This book really touched me! It brought me back to when I was a kid and my father was the one who read to me all the time and took me to the library. Books were very important to him and he was often reading as many as 7 or 8 at a time. I got my love of reading and books from him and I couldn't be more grateful!

The Reading Promise is the story of a single father and his daughter who read together every night (or day, if that's how things happened to work out that day) from the time she was 9 ti
I love reading and it started in my childhood from my parent's sharing their love of books with me. I can't wait to read Ozma's story.
3/22/11: Read this book in one day. I LOVED it. (I'm a little prejudiced as I share her love of reading). I thoroughly enjoyed learning of the books she read and how they affected her life, but it was how she told her story that made the book so enjoyable. I loved reading her memories of childhood and of her relationship with her father whom she read with. It wa
Mar 04, 2012 Mike rated it liked it  ·  review of another edition
The concept of "The Streak," and anything that promotes reading to kids is great. Reading to your own kids is surely a marvelous thing. I'm glad that Alice Ozma has been able to tell this story. She seems to have turned out pretty well despite her extremely messed up childhood.

However, no matter how many times she tells the reader what a great dad she had, I still don't believe her. I'm glad that she and her father found a way to connect through books. It's a shame he didn't have any other way o
Emily Rosenbaum
Nov 11, 2011 Emily Rosenbaum rated it it was amazing  ·  review of another edition
From my book review blog:

My three-year-old, Lilah, promises me several times a day, “I’ll always be your baby.” I believe her. I’ve read Love You Forever; I know that when she’s 37 I’ll still be crawling across the floor to her at night.
My five-year-old, Benjamin, recently told me that, of course, I’d be able to take care of his kids when he grows up. After all, we’ll be living in the same house. I believe him, too; he will take pity on me in my dotage and bring me into his home. That kid walk
Cute concept, poorly written. It's a memoir. I was expecting an account of childhood stories/books, etc. The author's life isn't interesting enough for me to get invested. The most important event in her life is that she and her father were so devoted to their reading together, that their "reading promise" spanned years. Yes, I find that a huge accomplishment, to set out to reach a long term goal and meet it. However, do I feel it's enough to carry an entire book? Not so much.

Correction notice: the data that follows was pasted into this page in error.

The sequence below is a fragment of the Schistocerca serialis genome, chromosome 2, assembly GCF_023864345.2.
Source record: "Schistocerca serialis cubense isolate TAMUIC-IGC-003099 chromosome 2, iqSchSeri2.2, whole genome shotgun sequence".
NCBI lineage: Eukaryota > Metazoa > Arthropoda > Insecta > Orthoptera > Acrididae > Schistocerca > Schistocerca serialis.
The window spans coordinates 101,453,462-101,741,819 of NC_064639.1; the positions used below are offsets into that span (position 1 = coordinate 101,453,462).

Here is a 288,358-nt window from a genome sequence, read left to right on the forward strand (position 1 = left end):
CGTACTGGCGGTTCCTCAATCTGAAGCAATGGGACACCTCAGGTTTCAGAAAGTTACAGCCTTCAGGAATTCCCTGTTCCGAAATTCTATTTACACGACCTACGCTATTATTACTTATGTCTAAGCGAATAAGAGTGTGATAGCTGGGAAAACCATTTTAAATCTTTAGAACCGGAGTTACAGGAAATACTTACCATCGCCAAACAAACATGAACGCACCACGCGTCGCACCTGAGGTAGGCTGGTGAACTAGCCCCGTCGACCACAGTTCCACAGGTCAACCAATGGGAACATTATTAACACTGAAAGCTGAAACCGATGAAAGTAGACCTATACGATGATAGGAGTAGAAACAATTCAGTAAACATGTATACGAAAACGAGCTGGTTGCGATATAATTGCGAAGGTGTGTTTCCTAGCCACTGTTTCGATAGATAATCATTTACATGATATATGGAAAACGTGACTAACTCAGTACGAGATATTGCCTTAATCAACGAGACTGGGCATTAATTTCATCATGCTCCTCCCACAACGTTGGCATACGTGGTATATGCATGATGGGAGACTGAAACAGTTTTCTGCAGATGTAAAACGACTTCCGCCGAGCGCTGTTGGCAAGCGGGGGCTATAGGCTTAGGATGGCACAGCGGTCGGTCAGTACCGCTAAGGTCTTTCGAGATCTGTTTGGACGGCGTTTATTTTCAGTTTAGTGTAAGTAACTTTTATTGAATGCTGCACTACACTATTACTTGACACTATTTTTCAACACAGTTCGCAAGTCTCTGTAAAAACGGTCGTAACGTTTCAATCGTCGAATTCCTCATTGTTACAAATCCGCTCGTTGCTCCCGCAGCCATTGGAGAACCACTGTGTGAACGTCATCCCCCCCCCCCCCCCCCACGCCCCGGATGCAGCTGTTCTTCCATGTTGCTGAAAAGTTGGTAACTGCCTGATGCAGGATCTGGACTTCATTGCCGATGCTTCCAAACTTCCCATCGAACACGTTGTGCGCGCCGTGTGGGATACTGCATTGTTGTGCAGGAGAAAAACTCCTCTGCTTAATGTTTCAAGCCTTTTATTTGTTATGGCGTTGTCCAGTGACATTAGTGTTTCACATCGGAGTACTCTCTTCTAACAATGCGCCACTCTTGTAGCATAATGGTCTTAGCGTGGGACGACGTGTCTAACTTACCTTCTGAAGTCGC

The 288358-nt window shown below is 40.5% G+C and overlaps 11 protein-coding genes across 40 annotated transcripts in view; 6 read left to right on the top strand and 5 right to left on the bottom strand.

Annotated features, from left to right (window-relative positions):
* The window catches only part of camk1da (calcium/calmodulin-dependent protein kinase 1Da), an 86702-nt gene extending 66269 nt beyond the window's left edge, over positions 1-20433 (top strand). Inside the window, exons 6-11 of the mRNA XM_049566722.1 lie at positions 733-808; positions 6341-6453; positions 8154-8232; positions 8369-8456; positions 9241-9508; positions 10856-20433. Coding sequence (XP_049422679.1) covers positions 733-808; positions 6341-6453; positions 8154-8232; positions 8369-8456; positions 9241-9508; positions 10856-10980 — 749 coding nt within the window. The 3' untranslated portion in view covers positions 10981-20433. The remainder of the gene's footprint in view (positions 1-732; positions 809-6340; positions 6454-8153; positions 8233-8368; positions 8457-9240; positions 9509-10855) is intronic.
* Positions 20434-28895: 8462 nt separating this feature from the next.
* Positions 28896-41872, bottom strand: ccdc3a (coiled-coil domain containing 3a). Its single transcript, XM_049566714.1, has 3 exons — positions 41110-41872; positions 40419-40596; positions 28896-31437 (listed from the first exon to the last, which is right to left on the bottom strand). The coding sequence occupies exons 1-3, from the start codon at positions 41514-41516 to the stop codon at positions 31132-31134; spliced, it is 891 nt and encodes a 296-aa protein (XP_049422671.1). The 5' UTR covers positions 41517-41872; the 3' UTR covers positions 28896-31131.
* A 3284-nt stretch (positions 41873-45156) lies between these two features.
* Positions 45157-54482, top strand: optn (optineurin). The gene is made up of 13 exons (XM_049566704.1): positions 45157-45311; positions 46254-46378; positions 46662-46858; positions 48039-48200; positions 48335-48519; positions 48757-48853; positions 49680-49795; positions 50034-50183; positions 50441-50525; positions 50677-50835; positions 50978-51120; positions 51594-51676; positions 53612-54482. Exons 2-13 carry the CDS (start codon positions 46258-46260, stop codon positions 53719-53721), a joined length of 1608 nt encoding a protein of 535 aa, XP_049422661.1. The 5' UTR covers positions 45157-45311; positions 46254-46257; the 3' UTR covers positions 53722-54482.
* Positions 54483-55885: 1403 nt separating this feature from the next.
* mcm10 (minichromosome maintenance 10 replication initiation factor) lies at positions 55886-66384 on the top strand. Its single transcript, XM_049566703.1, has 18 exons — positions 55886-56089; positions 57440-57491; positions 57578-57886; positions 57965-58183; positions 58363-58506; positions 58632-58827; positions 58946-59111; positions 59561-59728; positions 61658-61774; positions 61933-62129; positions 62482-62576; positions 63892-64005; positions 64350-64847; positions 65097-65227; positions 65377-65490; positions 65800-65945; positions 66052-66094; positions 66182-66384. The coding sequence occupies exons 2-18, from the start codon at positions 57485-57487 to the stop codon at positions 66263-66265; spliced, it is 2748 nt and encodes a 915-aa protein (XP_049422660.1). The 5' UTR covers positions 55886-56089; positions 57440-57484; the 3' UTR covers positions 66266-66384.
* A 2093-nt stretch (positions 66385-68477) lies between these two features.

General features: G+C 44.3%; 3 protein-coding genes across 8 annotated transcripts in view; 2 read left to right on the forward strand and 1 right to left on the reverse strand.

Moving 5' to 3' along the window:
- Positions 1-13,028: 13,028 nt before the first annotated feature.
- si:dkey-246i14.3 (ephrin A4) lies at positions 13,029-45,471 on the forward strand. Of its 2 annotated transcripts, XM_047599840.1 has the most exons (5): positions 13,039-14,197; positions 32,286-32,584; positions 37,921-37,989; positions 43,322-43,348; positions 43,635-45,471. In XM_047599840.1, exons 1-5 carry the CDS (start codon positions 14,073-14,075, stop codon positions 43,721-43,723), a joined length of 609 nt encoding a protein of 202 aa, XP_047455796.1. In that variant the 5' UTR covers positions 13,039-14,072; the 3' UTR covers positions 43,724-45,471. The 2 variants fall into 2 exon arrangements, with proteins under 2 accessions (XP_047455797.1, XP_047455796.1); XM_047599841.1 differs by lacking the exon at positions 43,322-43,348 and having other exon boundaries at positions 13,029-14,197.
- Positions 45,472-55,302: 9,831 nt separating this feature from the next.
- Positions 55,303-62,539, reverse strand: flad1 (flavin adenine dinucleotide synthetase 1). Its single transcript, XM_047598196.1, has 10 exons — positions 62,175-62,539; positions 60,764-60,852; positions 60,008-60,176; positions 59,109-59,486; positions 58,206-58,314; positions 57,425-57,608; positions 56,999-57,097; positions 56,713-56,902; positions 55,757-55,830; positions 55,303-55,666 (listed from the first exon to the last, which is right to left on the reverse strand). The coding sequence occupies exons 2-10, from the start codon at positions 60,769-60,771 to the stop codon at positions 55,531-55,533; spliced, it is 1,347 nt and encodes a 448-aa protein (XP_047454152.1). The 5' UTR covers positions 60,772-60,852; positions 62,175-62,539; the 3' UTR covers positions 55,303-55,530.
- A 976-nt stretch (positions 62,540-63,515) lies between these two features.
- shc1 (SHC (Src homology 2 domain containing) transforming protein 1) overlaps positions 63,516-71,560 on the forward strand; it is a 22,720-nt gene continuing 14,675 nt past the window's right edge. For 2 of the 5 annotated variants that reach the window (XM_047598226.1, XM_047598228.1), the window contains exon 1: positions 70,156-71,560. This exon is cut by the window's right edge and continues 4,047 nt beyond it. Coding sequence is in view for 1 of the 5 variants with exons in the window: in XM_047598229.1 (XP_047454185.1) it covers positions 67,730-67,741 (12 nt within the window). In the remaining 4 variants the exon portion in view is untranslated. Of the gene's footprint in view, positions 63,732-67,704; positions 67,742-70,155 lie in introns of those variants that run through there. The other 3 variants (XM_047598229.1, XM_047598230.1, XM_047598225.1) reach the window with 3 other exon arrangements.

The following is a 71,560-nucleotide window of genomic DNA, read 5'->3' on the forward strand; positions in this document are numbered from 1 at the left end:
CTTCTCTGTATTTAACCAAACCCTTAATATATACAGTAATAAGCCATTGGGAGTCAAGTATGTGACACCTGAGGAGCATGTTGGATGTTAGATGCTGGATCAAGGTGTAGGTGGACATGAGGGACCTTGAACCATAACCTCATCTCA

I find the writing
Well, two stars might be a little harsh, but I was just disappointed in how this book turned out. I LOVED the idea of it. A daughter writing about how her father read to her every night (without skipping any) from about age 9 until she left for college. I was excited because I'm one of those nerdy people who like reading "books about books", and since I have children of my own I feel very strongly about the importance of reading aloud to your children.

However, there was very little about the ac
One of my favorite books this year. Alice Ozma and her dad, Jim Brozina decide that Jim will read to Alice (Kristen at this point, don't be confused- all becomes clear) each night-no matter what. This becomes The Streak and is unbroken for at least nine years. Proms, sleep-aways, Hell, and high water all notwithstanding.
That is a premise of the book, the joy is in the unmitigated love with which Alice relates the years of The Streak, selecting moments in time to share with us. Utterly charming,
May 16, 2014 Barbara rated it it was amazing  ·  review of another edition
"The Reading Promise" by Alice Ozma is the memoir of a very special activity shared by her and her father, Jim Brozina. Alice's father read to her every single night, without fail, for nine years. From the time Alice was in 4th grade until the day she left for college. They called it, " The Streak." In the memoir, Alice recounts the books they read, and the difficulties they encounter trying to keep the streak alive during nine years of reading. She also relates other difficult situations that c ...more
Mar 20, 2011 Emily rated it really liked it  ·  review of another edition
Recommended to Emily by: Peter D. Sieruta
A memoir by a young woman whose claim to distinction is that her father read aloud to her, for a minimum of ten minutes, for 3,218 consecutive days.

The Reading Promise was a book I was politely interested in when I first heard of it, in the way one is when one is clearly the target audience for someone's literary efforts. I dutifully put it on my to-read list, and yet felt hardly any urge to rush out and track down a copy. Basically, I thought it would boil down to banal and obvious sentiments a
Teagan D
Jan 18, 2013 Teagan D rated it it was ok  ·  review of another edition
Shelves: non-fiction
I have to agree with another reviewer's words, "I loved the concept but disliked the book." The beginning had me hooked and the end was touching and inspiring, but I struggled to keep reading through the middle. I'm not sure yet why, but I think it has something to do with liking the story but not liking the writing. There was this unshakable feeling that the author was exaggerating or elaborating but trying to pass it off as 100% nonfiction; I'm not usually a prude when it comes t blending fact ...more
Lanae Schaal
I picked this book up at the airport to distract me during my four hour layover. It served that purpose quite well. The title of the book is misleading though not specious. The author clearly has an ardor for books and feels that they were a catalyst to the development of the strong bond that she and her father share. We are introduced to the books through opening chapter quotes that allude to the content of that section. However, the focus of the chapters is to retell some important transition ...more